All eyes are on Brazil, as athletes and spectators alike have come together in Rio de Janeiro to experience a global social phenomenon better known as The Olympics. In celebration, we’ll take a look at Brazilian creatives whose work is breaking both geographic and creative boundaries.
The Olympic Games offer a venue that brings the nations of the world together to compete in sports under commonly agreed rules and regulations. From a social perspective, ‘The Games’ can be viewed as an enormous sporting and cultural party.
On a much smaller scale, this same phenomenon occurs at motion. Each year, creatives from around the globe come together to participate in one of our featured projects. Unlike the Olympics, the motion projects have very loose guidelines, giving the artists a substantial amount of creative freedom.
For the past three years, The Exquisite Corpse Project led by Creative Director Michael Waldron – has been motion’s flagship collaborative project. In fact, The Exquisite Corpse Project X was unequivocally the best collaborative motion design + live action project to date by some of the top creatives in the industry.
But it wasn’t the only project we featured this year at motion. The other? The Pure Imagination Project.
The concept was simple:
Pure Imagination from Willy Wonka and The Chocolate Factory is one of the most remade song of all times. Create your own Pure Imagination cover, complete with visuals.
The results were spectacular. From the humorous ukulele sing-a-long version created by William Lebeda at Picture Mill, to the dramatic black and white cinematic music video created by Brian Bowman and Betsy Jones from Trollback + Company – the creativity that emanated from this project was humbling.
Additional performers included Harry Frank (Red Giant, Gray Machine), and Paul Babb (MAXON). Alessandra Leone from Germany entertained the audience with a live performance. Oh yes – there was one more…
Paulo Beto + Anvil FX // Pure Imagination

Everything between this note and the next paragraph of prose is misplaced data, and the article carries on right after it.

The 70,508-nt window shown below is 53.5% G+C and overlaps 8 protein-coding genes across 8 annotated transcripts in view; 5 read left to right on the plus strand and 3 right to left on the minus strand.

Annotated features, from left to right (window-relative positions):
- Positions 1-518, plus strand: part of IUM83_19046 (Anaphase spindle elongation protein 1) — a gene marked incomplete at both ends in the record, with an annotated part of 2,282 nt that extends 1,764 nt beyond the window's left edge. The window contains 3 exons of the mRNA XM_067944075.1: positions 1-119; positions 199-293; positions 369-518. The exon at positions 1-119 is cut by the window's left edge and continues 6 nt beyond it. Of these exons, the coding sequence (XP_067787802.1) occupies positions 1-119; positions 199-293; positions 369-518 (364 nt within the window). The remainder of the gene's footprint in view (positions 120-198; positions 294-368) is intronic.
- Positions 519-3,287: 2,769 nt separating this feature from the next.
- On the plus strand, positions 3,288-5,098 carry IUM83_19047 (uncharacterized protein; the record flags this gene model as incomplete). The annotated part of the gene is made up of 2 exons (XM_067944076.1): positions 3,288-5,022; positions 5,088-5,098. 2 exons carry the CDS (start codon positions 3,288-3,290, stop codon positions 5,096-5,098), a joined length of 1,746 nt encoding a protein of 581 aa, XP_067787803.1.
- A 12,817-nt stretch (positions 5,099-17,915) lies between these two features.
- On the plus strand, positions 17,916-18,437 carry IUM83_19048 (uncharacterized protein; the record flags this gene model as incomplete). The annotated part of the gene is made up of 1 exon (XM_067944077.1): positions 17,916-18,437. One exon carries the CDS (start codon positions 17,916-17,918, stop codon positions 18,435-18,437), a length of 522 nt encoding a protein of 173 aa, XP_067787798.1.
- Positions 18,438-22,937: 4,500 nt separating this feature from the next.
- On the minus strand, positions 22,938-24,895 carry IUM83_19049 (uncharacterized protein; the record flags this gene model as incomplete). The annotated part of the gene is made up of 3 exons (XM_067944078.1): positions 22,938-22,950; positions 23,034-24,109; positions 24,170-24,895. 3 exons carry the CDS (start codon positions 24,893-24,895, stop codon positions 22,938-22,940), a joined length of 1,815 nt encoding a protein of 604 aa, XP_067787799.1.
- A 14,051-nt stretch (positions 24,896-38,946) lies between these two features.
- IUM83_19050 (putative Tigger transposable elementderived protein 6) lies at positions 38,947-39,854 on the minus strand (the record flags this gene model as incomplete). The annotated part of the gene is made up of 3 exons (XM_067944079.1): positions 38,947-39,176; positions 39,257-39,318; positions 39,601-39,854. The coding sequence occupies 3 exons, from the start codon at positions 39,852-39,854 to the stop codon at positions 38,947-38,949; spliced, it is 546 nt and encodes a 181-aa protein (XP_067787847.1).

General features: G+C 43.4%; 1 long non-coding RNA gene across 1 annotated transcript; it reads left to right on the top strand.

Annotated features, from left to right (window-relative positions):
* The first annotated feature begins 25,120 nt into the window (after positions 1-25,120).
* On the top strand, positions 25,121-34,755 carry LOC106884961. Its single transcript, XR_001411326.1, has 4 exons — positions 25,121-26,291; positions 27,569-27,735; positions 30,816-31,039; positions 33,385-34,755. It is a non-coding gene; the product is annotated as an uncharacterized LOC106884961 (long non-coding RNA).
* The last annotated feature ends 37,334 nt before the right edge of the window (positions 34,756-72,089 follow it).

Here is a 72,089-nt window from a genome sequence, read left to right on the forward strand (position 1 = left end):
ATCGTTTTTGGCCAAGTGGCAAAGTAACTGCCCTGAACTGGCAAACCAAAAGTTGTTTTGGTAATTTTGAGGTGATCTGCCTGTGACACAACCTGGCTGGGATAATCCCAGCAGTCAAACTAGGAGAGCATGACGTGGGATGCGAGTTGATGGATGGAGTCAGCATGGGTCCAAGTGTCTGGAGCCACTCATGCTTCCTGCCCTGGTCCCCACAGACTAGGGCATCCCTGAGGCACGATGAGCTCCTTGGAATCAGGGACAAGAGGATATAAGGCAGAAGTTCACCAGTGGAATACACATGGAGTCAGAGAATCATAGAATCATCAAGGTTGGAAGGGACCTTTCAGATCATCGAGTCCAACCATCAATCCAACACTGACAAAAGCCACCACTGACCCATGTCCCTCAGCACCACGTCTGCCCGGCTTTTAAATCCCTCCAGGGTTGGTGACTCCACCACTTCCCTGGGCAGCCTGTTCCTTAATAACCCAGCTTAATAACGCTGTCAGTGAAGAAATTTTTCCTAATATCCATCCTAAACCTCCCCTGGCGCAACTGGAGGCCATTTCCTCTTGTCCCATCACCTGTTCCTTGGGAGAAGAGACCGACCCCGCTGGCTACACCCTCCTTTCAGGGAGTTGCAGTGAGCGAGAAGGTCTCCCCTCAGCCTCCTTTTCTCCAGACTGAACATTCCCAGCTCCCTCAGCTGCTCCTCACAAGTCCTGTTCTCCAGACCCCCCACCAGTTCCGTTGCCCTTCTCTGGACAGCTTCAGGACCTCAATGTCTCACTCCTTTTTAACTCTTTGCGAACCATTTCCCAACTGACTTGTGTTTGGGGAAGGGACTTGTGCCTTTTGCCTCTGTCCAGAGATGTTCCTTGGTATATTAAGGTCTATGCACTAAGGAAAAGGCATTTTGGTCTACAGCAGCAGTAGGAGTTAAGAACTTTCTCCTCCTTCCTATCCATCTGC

Which brings me to Paulo Beto. If you think the Olympic Games are the only thing trending in Brazil right now – you haven’t meet Paulo Beto and Anvil FX.
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The Unlikely Hero // Interface
Paulo Beto isn’t a stranger to the world of animation and motion design. In fact, Paulo has been a source of inspiration for Guilherme Marcondes, Creative Director at Lobo’s NYC studio for years. Most recently, Paulo collaborated with Guilherme, creating the music and sound design for the animated short, The Unlikely Hero.
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Lobo :: What to Do with Leftovers
Any creative professional who pitches on a regular basis is bound to have a collection ‘leftovers’. You know…the artwork created for pitches that for some reason another never became part of a campaign.
You met Lobo – the internationally renowned creative design studio located in São Paulo, Brazil in The Unlikely Hero. Lobo decided to do something with their leftovers. Introducing, “The Bitches”.
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Brazilian creatives have played a substantial role at motion since 2013 when State Design Creative Director, Marcel Ziul and Art and Animation Director, Ariel Costa teamed up for FACEOFF :: The After Effects Challenge as Team Brazil. In 2014, Marcel created the motion show open. The following year, Guilherme Marcondes and the team at Lobo created the motion 2015 show open. Naturally, the sound design was created by none other than – Paulo Beto. And, in 2015, those in attendance were treated to a live performance by Paulo.
This Sunday marks the close of the 2016 Summer Olympics. While all eyes may be shifting away from Brazil, our eyes have been opened to the amazing creative talent Brazil has to offer. My guess? This is only the tip of the iceberg.
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